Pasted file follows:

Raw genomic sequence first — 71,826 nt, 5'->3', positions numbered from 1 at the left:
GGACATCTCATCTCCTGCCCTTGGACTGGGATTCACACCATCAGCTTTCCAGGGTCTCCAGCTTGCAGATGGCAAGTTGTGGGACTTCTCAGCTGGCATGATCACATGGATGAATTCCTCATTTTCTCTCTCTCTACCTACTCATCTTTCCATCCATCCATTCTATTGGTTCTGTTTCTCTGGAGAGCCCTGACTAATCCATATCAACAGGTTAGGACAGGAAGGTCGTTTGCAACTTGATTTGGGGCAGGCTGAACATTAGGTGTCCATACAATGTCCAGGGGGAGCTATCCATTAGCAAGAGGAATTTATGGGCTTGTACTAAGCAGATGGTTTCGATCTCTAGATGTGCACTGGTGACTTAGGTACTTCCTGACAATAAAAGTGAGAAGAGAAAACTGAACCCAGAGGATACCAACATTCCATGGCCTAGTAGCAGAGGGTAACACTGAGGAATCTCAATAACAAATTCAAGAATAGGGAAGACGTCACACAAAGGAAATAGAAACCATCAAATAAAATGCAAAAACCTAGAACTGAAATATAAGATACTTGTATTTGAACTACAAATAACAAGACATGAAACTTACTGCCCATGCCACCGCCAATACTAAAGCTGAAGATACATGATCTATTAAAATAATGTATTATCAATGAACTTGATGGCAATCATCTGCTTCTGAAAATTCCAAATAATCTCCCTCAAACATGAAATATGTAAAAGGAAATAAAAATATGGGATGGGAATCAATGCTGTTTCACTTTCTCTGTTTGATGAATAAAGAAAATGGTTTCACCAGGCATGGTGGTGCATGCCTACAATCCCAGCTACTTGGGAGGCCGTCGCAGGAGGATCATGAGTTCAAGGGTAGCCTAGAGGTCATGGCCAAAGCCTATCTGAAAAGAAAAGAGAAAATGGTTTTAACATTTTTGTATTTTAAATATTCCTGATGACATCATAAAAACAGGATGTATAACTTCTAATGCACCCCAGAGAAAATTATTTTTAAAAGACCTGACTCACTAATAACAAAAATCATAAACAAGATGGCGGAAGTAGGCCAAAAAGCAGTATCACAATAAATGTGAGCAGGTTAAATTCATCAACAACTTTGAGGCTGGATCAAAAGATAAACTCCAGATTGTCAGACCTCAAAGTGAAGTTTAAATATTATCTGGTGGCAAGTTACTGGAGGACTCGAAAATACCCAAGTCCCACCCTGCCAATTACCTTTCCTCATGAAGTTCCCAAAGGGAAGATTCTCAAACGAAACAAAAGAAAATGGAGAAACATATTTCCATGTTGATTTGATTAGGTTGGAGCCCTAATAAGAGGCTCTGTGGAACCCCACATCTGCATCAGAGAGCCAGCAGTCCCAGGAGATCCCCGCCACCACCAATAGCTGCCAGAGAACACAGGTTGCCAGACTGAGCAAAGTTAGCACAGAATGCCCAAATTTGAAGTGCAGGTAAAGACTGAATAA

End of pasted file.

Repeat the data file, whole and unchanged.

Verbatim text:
Raw genomic sequence first — 71,826 nt, 5'->3', positions numbered from 1 at the left:
GGACATCTCATCTCCTGCCCTTGGACTGGGATTCACACCATCAGCTTTCCAGGGTCTCCAGCTTGCAGATGGCAAGTTGTGGGACTTCTCAGCTGGCATGATCACATGGATGAATTCCTCATTTTCTCTCTCTCTACCTACTCATCTTTCCATCCATCCATTCTATTGGTTCTGTTTCTCTGGAGAGCCCTGACTAATCCATATCAACAGGTTAGGACAGGAAGGTCGTTTGCAACTTGATTTGGGGCAGGCTGAACATTAGGTGTCCATACAATGTCCAGGGGGAGCTATCCATTAGCAAGAGGAATTTATGGGCTTGTACTAAGCAGATGGTTTCGATCTCTAGATGTGCACTGGTGACTTAGGTACTTCCTGACAATAAAAGTGAGAAGAGAAAACTGAACCCAGAGGATACCAACATTCCATGGCCTAGTAGCAGAGGGTAACACTGAGGAATCTCAATAACAAATTCAAGAATAGGGAAGACGTCACACAAAGGAAATAGAAACCATCAAATAAAATGCAAAAACCTAGAACTGAAATATAAGATACTTGTATTTGAACTACAAATAACAAGACATGAAACTTACTGCCCATGCCACCGCCAATACTAAAGCTGAAGATACATGATCTATTAAAATAATGTATTATCAATGAACTTGATGGCAATCATCTGCTTCTGAAAATTCCAAATAATCTCCCTCAAACATGAAATATGTAAAAGGAAATAAAAATATGGGATGGGAATCAATGCTGTTTCACTTTCTCTGTTTGATGAATAAAGAAAATGGTTTCACCAGGCATGGTGGTGCATGCCTACAATCCCAGCTACTTGGGAGGCCGTCGCAGGAGGATCATGAGTTCAAGGGTAGCCTAGAGGTCATGGCCAAAGCCTATCTGAAAAGAAAAGAGAAAATGGTTTTAACATTTTTGTATTTTAAATATTCCTGATGACATCATAAAAACAGGATGTATAACTTCTAATGCACCCCAGAGAAAATTATTTTTAAAAGACCTGACTCACTAATAACAAAAATCATAAACAAGATGGCGGAAGTAGGCCAAAAAGCAGTATCACAATAAATGTGAGCAGGTTAAATTCATCAACAACTTTGAGGCTGGATCAAAAGATAAACTCCAGATTGTCAGACCTCAAAGTGAAGTTTAAATATTATCTGGTGGCAAGTTACTGGAGGACTCGAAAATACCCAAGTCCCACCCTGCCAATTACCTTTCCTCATGAAGTTCCCAAAGGGAAGATTCTCAAACGAAACAAAAGAAAATGGAGAAACATATTTCCATGTTGATTTGATTAGGTTGGAGCCCTAATAAGAGGCTCTGTGGAACCCCACATCTGCATCAGAGAGCCAGCAGTCCCAGGAGATCCCCGCCACCACCAATAGCTGCCAGAGAACACAGGTTGCCAGACTGAGCAAAGTTAGCACAGAATGCCCAAATTTGAAGTGCAGGTAAAGACTGAATAA